March Sadness For Tiger

By Brian HewittMarch 24, 2008, 4:00 pm
Actually, not.
Parts of the rest of the golf world may be sad now that Tiger Woods riveting streak is over. And dont get the idea that Woods is relieved, in any sense, because he didnt win the WGC - CA Championship at Doral Monday morning.
But sad?
His next tournament is the Masters in three weeks. The sum total of his focus is now lasered on that tournament.
Woods fell two short of winner Geoff Ogilvy at Doral. And afterward he said this: I made too many mistakes.
Among them were four 3-putts over the 72 holes. That he ended up that close to first place, Woods said, was a great sign.
Woods wound up fifth at 15-under also behind three players'Vijay Singh, a resurgent Retief Goosen and Jim Furyk'tied for second. Ogilvy made just one bogey all week and didnt three-putt once.
Never, in recent memory, had there been such unanimous consent, before the start of a PGA TOUR event, who the eventual winner would turn out to be. From announcers, to TOUR pros, to swing gurus, to golf writers, to radio talk mike jockeys to fans of other sports.
The two words on the tip of every tongue were: Tiger Woods.
There was such a body of work and evidence to support his support. He had won seven straight tournaments worldwide coming into Doral, and that included five in a row on the PGA TOUR.
He had followed an opening 67 with a 66 on Friday to comfortably pull to within one shot of 36-hole leader Ogilvy. We had seen this script unfold before and that is why we were so surprised when Woods posted an even par 72 in a third round that began Saturday and didnt conclude (because of rain delays) until Sunday morning.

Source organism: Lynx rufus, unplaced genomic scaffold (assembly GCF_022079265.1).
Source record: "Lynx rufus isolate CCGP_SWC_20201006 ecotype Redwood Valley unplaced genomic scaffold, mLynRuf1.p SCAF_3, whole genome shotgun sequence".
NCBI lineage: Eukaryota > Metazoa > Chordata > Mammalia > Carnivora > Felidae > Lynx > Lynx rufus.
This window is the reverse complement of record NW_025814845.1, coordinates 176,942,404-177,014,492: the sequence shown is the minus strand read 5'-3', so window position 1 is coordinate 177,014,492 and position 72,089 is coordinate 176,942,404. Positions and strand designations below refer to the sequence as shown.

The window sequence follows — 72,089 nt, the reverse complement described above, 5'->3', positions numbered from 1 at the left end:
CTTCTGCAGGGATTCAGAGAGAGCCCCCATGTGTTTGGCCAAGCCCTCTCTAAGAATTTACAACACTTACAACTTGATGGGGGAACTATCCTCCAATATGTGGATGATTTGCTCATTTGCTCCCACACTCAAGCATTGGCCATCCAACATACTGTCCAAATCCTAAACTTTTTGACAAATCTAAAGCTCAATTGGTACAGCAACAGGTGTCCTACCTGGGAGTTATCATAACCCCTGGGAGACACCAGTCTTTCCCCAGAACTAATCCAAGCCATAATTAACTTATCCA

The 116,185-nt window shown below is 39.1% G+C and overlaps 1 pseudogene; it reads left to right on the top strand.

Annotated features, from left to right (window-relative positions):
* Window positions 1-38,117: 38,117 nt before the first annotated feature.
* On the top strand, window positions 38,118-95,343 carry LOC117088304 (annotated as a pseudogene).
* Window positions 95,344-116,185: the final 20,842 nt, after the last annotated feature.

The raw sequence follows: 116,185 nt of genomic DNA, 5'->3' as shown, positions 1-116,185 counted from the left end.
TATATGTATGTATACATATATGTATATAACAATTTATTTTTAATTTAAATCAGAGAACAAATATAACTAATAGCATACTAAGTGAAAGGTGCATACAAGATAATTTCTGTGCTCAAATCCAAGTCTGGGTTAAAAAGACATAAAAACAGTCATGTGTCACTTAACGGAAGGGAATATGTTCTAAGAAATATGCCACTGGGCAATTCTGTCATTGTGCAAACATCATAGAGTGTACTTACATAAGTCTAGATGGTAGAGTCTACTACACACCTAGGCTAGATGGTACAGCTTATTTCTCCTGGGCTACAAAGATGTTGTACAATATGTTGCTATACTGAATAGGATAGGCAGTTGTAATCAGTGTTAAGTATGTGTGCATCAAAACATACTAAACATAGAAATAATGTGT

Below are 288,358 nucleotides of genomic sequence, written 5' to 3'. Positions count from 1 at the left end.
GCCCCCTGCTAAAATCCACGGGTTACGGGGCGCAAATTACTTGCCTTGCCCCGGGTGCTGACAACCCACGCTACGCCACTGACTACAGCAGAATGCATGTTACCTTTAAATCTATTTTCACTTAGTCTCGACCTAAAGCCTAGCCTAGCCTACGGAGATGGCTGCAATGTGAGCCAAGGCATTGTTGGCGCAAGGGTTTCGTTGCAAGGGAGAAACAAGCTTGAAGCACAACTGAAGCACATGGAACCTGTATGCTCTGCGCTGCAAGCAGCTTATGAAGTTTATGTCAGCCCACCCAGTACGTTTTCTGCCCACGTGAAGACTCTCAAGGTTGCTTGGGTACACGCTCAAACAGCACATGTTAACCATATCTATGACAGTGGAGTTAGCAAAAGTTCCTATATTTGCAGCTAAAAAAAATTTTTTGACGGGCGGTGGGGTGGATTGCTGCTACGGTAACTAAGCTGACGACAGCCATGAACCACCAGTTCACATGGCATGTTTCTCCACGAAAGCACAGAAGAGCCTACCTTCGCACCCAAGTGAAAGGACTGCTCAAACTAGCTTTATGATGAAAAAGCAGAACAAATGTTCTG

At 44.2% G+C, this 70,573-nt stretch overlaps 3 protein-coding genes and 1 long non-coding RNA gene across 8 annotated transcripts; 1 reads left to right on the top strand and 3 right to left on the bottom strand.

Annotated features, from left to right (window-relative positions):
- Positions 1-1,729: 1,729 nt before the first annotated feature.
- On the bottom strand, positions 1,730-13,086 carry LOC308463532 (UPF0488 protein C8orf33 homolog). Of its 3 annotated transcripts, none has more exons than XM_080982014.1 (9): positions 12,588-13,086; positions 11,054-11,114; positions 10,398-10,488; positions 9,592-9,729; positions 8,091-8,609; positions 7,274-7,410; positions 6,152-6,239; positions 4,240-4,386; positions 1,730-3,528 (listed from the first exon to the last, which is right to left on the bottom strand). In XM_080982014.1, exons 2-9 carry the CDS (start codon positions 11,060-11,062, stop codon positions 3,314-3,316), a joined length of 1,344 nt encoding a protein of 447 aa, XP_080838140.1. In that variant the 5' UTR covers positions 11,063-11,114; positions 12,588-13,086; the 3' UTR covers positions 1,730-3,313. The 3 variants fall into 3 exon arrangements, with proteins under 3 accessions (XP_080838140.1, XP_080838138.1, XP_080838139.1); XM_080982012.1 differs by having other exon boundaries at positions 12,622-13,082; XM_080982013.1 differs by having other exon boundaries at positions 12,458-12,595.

Woods third round included one bogey, one birdie (none on the four par 5s) and 16 pars. To use a NASCAR metaphor, Woods became stuck in neutral at a very inopportune time.
By the time the players got back on course for the final round, Woods trailed leader Ogilvy by five shots. He birdied the first and second holes and appeared poised to mount a familiar charge. Then, almost shockingly, he bogeyed the third (a hole that gave him driving problems all week) and the fourth. Then a photographers trigger finger in Woods backswing on No. 9 led to another bogey. And soon Woods body language was uncharacteristically negative.
When play was called Sunday Woods had seven holes remaining and five shots to make up on Ogilvy, who had nine holes left. Worse, Singh (-15), Furyk (-15), Graeme Storm (-14), Goosen (-13) and Adam Scott (-13) stood between Woods and the lead. Steve Stricker had already finished a blazing third round 63 and also sat at 13 under par.
And those guys, Ogilvy pointed out late Saturday, are not mugs.
That, too, was shocking in golf circles. All week long this WGC-CA had been guaranteed a great story line. Either Woods would win and take the streak with him to Augusta or a player would take him down and become the latest Tiger tamer. Fact is, four guys tamed Tiger at Doral.
When the horn blew to start play Monday morning, Woods promptly tugged his tee ball on the par 5 12th into a bunker. It forced a lay-up for his second. Not a good omen. But he made birdie on that hole and added birdies on 15 and 17 before running out of holes.

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